Hacker News new | past | comments | ask | show | jobs | submit login
Show HN: Linjat, a small puzzle game (snellman.net)
122 points by jsnell on Feb 4, 2019 | hide | past | favorite | 37 comments

This game was originally designed as a substrate for experimenting with procedural puzzle generation (for generating interesting puzzles given a rules set, not for generating new rules sets).

I thought I'd post it here, since it ended up being kind of fun to play in it's own right, not just an algorithmic experiment.

I̶ ̶m̶i̶g̶h̶t̶ ̶b̶e̶ ̶m̶i̶s̶s̶i̶n̶g̶ ̶s̶o̶m̶e̶t̶h̶i̶n̶g̶,̶ ̶b̶u̶t̶ ̶I̶ ̶t̶h̶i̶n̶k̶ ̶e̶a̶s̶y̶ ̶4̶ ̶i̶s̶ ̶u̶n̶s̶o̶l̶v̶a̶b̶l̶e̶.̶ ̶T̶h̶e̶ ̶b̶o̶t̶t̶o̶m̶ ̶6̶ ̶c̶a̶n̶n̶o̶t̶ ̶e̶x̶t̶e̶n̶d̶ ̶u̶p̶w̶a̶r̶d̶ ̶o̶r̶ ̶i̶t̶ ̶b̶l̶o̶c̶k̶s̶ ̶t̶h̶e̶ ̶4̶,̶ ̶a̶n̶d̶ ̶i̶f̶ ̶i̶t̶ ̶g̶o̶e̶s̶ ̶h̶o̶r̶i̶z̶o̶n̶t̶a̶l̶,̶ ̶t̶h̶e̶ ̶6̶ ̶o̶n̶ ̶t̶h̶e̶ ̶r̶i̶g̶h̶t̶ ̶i̶s̶ ̶u̶n̶p̶l̶a̶y̶a̶b̶l̶e̶.̶


edit: My logic parts are weak

I beat it fine; both 6's are horizontal.

I solved easy 4, but easy 7 looks impossible. Very addictive puzzle game, BTW.

Edit: easy 7 solvable and now my wife is addicted too.

You have "overflow: hidden" in the CSS for the body tag, which makes it impossible to read the full text of "how to play" on my screen.

Thanks for the report, to you and everyone else who had that problem. Just for testing purposes, what kind of a device was this on?

Unfortunately the overflow: hidden is needed for the touch event handling to work properly. But there's probably some reasonable solution based on resizing / scaling instead.

Same problem here but I figured out myself how to play from the tutorial

I was wondering as I played it if you had come up with some 'evil' to create the levels, as each one has an element of 'gotcha' to them. Any info on how you did this? Novice programmer here, and probably not capable of understanding anything too complex, but I'd be interested if there's anything you could point me at to try to understand how you do this sort of thing.

Basically the level generator consists of three stages.

Stage one is just to generate a level by randomly placing numbers on the grid.

Stage two is to run a special solver for the puzzle, which tries to solve the puzzle the way a human would (applying different kinds of local deduction rules, e.g. "only this number can reach that dot, so that's how the line has to be drawn" or "there's not enough space to draw this line vertically, so it has to be horizontal", and then a handful more of increasing complexity). If the solver gets stuck, it adds more dots to the board, with the locations of the dots being such that they're going to provide as little information as possible at the start of the game.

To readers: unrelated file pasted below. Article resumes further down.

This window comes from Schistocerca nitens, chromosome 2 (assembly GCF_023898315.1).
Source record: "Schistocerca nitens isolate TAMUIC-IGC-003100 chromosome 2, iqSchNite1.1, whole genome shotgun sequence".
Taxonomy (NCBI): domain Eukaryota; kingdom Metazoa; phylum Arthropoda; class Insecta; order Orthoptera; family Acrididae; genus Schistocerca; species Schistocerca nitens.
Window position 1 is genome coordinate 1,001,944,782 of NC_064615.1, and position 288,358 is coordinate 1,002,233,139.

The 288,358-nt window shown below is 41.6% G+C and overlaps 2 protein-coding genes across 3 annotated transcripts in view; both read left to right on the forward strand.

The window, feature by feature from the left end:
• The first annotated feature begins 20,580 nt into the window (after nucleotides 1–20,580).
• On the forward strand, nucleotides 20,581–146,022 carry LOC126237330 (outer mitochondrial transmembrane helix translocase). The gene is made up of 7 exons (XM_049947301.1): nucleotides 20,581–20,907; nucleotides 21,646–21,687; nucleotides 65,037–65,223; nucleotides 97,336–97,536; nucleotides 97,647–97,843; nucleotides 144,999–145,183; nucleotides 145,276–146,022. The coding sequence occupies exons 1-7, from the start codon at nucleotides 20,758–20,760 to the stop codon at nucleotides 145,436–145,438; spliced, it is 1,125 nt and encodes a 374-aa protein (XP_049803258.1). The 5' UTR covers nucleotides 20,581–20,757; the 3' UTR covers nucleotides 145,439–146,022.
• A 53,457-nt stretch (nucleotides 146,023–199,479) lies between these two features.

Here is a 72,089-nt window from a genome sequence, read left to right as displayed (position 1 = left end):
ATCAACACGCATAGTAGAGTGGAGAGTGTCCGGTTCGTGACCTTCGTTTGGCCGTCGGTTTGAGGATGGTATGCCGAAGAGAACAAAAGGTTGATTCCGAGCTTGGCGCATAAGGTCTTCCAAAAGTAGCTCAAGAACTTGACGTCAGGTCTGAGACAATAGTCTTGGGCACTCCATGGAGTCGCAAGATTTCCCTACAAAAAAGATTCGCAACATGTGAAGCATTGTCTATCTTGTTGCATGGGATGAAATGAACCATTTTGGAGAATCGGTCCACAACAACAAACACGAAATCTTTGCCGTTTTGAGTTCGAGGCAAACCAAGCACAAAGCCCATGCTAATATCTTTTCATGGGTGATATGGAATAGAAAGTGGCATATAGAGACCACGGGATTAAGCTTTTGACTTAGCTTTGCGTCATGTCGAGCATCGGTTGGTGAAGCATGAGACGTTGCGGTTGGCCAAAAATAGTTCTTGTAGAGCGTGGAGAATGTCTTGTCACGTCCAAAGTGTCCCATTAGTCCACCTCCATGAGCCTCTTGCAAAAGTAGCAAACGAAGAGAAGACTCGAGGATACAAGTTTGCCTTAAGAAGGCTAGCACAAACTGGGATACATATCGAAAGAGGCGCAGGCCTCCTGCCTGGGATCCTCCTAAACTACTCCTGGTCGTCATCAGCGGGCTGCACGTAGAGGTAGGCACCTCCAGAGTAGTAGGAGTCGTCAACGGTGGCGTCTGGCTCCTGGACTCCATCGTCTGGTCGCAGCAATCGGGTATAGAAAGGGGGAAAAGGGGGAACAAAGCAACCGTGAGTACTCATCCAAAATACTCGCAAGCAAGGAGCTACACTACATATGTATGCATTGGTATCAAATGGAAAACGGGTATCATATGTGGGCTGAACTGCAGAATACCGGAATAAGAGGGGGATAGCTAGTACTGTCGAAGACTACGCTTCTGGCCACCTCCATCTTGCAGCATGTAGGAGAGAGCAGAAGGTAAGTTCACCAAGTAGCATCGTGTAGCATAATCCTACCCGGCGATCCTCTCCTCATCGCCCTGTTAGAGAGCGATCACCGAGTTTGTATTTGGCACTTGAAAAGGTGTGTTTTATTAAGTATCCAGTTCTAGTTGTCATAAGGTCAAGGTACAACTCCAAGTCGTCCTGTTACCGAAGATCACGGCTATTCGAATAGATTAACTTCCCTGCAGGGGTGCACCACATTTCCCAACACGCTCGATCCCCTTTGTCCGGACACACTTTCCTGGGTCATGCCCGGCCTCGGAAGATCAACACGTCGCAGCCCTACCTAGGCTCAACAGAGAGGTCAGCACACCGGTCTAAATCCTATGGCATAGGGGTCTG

That gives a seed puzzle to work with, which is solvable but usually not very interesting.

Stage three is optimizing the puzzle. That's done with what's basically a hill-climbing algorithm. So take a puzzle (either the original, or a better puzzle that's been found during the optimization) and change it a bit by moving or changing the numbers. Then run the solver again on the modified board, but with all the dots removed. If the new puzzle is solvable, it's scored on a bunch of metrics, and if it's good enough it goes into the pool of improved puzzles for the next iteration to work on.

Obviously for this to produce the feeling of gotchas, the metrics have to be chosen to match human intuition on easy vs. hard moves. That's the tricky part.

That's the gist of it. I'm planning on writing a blog post on it later with more details.

I am looking forward to your blog post. I tried a random Sudoku generator back in the Flash days, and all of the feedback was that players could tell the puzzles were completely randomly generated. Please ping me when the blog post is up. Thank you.

Super interesting!

The creator makes sure that each puzzle has a unique solution, right? I don't know if this is intended, but after a few games I notice that knowing this makes it even the expert puzzles relatively straightforward to solve. That is, there are lots of spots where nothing appears to constrain a piece from extending in a given direction, but any solution where it did so wouldn't be unique, so you can rule it out, which makes the puzzle solvable without trial and error.

Great question. There is indeed a unique solution, but it's not intended for the player to use that information. (Which is why the rules don't mention that guarantee). I considered a couple of alternatives when writing this: